A task that’s easy to accomplish; something that lacks complexity and is thus simple to understand and/or do.
The Origin of “It’s Not Brain Surgery”
For a moment, imagine you are assembling a new office chair. You’re having some trouble putting it together, so someone comes over and says: “Having trouble? It’s not brain surgery.” Or alternatively, “It’s not rocket science.” Why do people use these phrases to mean that something is easy to do?
Well, it probably has to do with how certain occupations are thought of as being very difficult to do. For example, many would consider a brain surgeon to be really hard work. Hence, someone who uses this phrase is implying that what you’re currently doing—in this case, building an office chair— is relatively simple in comparison to what’s done in these other, more complex professions.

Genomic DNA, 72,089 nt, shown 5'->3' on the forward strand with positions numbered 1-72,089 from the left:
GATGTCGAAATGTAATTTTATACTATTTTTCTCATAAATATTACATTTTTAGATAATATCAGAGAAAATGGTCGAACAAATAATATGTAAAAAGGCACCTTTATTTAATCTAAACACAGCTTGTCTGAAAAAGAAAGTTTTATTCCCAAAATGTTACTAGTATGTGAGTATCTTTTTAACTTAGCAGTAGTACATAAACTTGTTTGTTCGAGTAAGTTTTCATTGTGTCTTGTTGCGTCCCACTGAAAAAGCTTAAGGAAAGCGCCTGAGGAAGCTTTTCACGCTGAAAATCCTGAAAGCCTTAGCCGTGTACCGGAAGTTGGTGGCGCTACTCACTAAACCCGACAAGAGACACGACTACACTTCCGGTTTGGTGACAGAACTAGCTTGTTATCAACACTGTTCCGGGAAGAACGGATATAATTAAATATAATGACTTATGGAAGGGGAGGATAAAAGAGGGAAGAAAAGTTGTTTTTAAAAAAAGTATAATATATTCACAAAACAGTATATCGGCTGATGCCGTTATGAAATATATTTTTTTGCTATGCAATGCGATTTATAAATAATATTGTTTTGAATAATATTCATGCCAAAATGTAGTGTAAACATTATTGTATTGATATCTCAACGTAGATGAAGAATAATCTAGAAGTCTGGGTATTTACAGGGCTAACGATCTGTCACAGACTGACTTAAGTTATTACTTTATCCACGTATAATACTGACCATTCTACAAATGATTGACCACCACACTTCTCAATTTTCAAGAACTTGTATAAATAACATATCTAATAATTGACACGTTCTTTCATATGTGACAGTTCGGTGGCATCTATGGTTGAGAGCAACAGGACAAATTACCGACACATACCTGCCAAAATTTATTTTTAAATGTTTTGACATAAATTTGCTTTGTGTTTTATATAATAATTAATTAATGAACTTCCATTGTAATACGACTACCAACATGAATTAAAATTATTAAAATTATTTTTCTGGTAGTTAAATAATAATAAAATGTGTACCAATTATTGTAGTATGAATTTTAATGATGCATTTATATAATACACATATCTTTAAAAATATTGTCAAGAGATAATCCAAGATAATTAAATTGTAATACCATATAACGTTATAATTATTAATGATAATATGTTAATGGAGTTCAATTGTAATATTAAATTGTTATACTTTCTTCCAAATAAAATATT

Now, when did the saying “it’s not exactly brain surgery” originate? The earliest I could find it in print is from the 1970s, so it doesn’t look to be that old. The following example comes from the Ames Daily Tribune newspaper, 1971:
“He determined that his book, which is as yet untitled and will be published by Prentice-Hall late next year, would dispel the mystery and get women over the ‘original hurdle–the psycological block.’ ‘After all,’ he added, ‘it’s not like brain surgery.'”
Here is an example of this expression in a sentence:
- My friend was worried about changing the oil in his car, but it’s a cinch, so I said to him: “It’s not brain surgery, you’ll learn quickly.”
- Fixing the TV in our living room was a piece of cake.
- If you don’t know how to clean out the air filters, it’s not rocket science. Let me show you.